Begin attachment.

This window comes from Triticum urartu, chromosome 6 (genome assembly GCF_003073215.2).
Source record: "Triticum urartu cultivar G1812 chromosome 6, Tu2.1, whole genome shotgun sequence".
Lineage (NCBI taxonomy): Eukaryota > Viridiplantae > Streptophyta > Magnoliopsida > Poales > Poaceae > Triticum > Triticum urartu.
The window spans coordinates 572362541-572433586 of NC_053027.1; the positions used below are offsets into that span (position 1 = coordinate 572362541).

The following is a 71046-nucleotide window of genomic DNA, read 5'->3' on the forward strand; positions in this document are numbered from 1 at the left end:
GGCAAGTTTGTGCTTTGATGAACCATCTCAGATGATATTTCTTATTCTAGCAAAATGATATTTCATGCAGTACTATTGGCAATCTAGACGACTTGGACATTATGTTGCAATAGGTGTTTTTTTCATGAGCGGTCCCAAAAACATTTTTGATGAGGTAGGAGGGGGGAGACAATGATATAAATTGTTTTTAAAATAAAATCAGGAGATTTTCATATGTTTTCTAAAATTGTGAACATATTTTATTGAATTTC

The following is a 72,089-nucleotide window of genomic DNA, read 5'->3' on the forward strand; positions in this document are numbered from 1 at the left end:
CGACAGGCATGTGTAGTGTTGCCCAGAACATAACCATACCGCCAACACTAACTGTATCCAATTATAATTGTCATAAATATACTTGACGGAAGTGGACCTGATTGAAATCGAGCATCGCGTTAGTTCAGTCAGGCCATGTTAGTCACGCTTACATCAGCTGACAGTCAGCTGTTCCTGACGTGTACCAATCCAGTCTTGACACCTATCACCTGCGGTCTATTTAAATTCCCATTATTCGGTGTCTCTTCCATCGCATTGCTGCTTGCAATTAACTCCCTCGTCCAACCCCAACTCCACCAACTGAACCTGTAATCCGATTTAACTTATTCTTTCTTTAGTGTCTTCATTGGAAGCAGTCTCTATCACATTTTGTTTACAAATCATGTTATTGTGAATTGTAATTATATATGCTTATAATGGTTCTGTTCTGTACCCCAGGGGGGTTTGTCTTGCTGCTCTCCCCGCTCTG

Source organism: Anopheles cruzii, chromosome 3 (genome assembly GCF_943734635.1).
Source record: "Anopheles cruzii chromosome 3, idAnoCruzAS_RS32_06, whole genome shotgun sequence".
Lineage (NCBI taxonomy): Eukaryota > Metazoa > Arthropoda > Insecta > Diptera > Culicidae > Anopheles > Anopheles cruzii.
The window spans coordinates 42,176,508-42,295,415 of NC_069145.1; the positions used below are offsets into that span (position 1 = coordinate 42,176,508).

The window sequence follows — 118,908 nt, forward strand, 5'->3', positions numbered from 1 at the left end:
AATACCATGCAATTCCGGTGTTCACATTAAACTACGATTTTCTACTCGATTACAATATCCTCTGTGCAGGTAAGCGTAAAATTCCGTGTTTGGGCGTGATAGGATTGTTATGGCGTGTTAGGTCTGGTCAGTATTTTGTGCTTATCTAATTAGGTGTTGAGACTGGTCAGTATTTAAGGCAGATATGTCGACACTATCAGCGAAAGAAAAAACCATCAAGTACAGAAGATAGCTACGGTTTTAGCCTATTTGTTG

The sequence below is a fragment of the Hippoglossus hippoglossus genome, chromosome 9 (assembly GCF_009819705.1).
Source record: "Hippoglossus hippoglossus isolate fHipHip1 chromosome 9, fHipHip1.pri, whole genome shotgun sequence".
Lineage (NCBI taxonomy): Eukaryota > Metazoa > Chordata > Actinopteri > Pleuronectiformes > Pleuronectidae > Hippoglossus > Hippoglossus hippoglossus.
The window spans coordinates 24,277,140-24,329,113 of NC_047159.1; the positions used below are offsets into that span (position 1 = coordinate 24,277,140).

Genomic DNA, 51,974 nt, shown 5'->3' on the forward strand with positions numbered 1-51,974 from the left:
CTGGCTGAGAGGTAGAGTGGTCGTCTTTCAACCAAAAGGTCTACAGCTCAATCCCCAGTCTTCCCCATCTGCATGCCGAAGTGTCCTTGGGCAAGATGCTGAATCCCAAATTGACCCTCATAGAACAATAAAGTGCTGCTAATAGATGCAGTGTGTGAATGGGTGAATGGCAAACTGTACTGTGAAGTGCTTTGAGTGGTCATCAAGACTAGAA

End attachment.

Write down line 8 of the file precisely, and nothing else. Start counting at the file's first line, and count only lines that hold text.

CGACAGGCATGTGTAGTGTTGCCCAGAACATAACCATACCGCCAACACTAACTGTATCCAATTATAATTGTCATAAATATACTTGACGGAAGTGGACCTGATTGAAATCGAGCATCGCGTTAGTTCAGTCAGGCCATGTTAGTCACGCTTACATCAGCTGACAGTCAGCTGTTCCTGACGTGTACCAATCCAGTCTTGACACCTATCACCTGCGGTCTATTTAAATTCCCATTATTCGGTGTCTCTTCCATCGCATTGCTGCTTGCAATTAACTCCCTCGTCCAACCCCAACTCCACCAACTGAACCTGTAATCCGATTTAACTTATTCTTTCTTTAGTGTCTTCATTGGAAGCAGTCTCTATCACATTTTGTTTACAAATCATGTTATTGTGAATTGTAATTATATATGCTTATAATGGTTCTGTTCTGTACCCCAGGGGGGTTTGTCTTGCTGCTCTCCCCGCTCTG